When I first caught the urbex bug many years ago, an excursion to Pripyat was at the top of my bucket list dreams. Sparse images could be found on the internet from the early urban explorers who first ventured into the exclusion zone. Iconic images, such as the Ferris wheel on the May day fairgrounds, grabbed the attention of the world. When Josh Gates and the Destination Truth crew ventured to Pripyat to investigate paranormal activity in the abandoned city, the dream was etched into my psyche forever. Even today, YouTubers like Exploring With Josh, perpetuate a myth that Pripyat is still the last frontier of urban exploration.
But is the site of the biggest nuclear disaster in history still a meca for the worlds urban explorers? In some sense it is, Dark Tourism attracts over 50,000 visitors a year to the area. Travel to the exclusion zone is easier than ever, you can even book a Room at the Pripyat Hotel (read the reviews at Tripadvisor.ca), and book a reasonably priced tour. An article on Fstoppers by Andy Day described his experience to Chernobyl in 2017 as a “slightly Disney-fied tourist destination”. The idea that it is a preserved time capsule left by its former residents is really one that is carefully managed and curated to capitalize and its grim past. Dolls are carefully placed to accentuate the gloom and gas masks are hung strategically to awe visitors. Getting the perfect shot is often difficult as tourists compete for the perfect position while on guided tours!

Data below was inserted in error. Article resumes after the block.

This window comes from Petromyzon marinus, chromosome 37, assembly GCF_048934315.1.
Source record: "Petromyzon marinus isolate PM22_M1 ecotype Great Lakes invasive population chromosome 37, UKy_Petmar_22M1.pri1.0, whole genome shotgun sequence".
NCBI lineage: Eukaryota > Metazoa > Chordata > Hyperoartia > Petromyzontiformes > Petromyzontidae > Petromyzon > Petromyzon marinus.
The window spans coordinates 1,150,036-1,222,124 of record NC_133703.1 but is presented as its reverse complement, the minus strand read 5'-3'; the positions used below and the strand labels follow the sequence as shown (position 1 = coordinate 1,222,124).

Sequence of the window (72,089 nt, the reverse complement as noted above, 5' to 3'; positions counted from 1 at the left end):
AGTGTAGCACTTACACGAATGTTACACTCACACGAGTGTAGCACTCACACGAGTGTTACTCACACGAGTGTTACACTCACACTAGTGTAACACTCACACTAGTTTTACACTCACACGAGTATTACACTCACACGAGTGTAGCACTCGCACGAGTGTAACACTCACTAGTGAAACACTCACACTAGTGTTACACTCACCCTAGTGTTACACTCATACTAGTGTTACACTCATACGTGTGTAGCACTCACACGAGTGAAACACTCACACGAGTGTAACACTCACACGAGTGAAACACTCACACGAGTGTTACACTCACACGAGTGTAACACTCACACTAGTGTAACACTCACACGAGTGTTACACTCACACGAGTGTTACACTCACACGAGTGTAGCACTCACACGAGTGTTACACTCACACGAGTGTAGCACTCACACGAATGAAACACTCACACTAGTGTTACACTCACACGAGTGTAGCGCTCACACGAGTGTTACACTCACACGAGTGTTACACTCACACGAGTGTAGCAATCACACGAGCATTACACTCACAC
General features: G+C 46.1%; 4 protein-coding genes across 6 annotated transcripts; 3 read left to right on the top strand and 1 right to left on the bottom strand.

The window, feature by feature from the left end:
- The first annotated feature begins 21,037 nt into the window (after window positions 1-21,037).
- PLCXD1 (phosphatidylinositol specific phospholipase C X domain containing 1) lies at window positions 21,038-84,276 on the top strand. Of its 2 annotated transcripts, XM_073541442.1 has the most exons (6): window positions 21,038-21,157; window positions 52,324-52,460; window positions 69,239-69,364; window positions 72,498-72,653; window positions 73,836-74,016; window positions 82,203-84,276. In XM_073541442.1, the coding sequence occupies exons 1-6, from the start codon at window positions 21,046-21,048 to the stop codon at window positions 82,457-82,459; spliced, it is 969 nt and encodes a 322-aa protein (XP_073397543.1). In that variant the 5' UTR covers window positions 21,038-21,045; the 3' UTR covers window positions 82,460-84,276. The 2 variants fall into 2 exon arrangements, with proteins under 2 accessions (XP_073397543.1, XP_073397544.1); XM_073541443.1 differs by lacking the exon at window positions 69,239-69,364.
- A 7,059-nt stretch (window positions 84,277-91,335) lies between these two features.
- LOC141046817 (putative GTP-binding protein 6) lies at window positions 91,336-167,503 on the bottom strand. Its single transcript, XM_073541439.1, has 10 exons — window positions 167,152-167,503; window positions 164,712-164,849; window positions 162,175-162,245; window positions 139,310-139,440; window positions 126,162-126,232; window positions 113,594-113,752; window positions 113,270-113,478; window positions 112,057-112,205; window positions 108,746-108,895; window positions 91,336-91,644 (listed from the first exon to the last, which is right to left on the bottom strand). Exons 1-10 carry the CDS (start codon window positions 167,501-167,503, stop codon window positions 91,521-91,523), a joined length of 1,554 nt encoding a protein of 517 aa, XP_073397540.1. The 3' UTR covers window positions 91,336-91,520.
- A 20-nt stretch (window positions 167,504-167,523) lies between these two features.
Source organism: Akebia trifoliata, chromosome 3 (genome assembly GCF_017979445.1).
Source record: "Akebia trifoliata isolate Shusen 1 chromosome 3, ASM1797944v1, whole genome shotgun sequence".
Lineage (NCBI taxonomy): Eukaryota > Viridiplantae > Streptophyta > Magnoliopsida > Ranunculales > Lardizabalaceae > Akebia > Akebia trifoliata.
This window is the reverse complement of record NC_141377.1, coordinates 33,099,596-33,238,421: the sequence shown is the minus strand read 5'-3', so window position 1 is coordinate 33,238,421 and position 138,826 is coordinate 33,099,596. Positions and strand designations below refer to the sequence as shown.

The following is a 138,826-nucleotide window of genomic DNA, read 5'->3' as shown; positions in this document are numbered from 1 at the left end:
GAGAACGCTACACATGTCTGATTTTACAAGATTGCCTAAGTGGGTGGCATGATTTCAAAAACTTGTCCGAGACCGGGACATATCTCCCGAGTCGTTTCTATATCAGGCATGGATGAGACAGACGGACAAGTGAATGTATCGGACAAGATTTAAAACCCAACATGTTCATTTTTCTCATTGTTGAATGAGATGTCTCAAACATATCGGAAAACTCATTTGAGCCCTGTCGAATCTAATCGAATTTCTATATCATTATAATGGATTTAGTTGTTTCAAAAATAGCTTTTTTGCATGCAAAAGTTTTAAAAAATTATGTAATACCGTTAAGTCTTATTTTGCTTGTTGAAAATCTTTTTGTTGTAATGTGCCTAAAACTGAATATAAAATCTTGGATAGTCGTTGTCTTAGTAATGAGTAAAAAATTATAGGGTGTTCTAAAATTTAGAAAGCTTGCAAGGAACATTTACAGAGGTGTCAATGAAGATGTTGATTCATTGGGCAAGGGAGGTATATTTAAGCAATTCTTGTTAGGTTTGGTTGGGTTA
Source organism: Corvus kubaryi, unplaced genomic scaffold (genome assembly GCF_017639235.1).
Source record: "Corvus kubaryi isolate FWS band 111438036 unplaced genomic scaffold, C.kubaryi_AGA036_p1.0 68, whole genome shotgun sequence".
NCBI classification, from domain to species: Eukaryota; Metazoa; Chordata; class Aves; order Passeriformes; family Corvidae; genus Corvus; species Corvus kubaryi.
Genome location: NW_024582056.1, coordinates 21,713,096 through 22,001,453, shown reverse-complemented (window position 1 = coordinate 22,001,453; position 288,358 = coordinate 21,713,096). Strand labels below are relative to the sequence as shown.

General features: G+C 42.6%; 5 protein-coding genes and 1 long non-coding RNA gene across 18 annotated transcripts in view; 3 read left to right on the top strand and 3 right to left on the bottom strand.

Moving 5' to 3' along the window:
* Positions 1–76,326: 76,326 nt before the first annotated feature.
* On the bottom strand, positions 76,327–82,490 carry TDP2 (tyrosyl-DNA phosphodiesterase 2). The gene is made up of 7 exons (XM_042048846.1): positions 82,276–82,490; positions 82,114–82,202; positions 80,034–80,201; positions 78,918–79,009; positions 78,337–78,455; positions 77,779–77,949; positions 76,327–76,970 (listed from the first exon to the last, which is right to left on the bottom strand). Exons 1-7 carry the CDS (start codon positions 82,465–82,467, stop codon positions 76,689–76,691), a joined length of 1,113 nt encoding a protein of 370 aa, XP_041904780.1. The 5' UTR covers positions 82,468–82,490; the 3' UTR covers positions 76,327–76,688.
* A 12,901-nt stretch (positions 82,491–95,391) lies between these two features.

images by Andy Day
Is it still my urbex dream to travel to the exclusion zone? No, not anymore. Lining up for guided tours has never been my thing. I still enjoy reading the many blogs out there from early explorers who secretly traveled to Pripyat so many years ago, when it was a true urbex adventure. If your dream is to visit the site to get a sense of the catastrophe that affected so many lives then perhaps it is worth it to travel to the Ukraine and sign up for a tour of Pripyat. However, it will never be the urbex adventure it once was. In the mean time, I can always avoid the lines and grab my VR headset to plug into the Chernobyl VR Project! Share your thoughts?
Want to know what it was like to experience a 32 hour tour in the exclusion zone. Read Darmon Richter's article on the Bohemian Blog.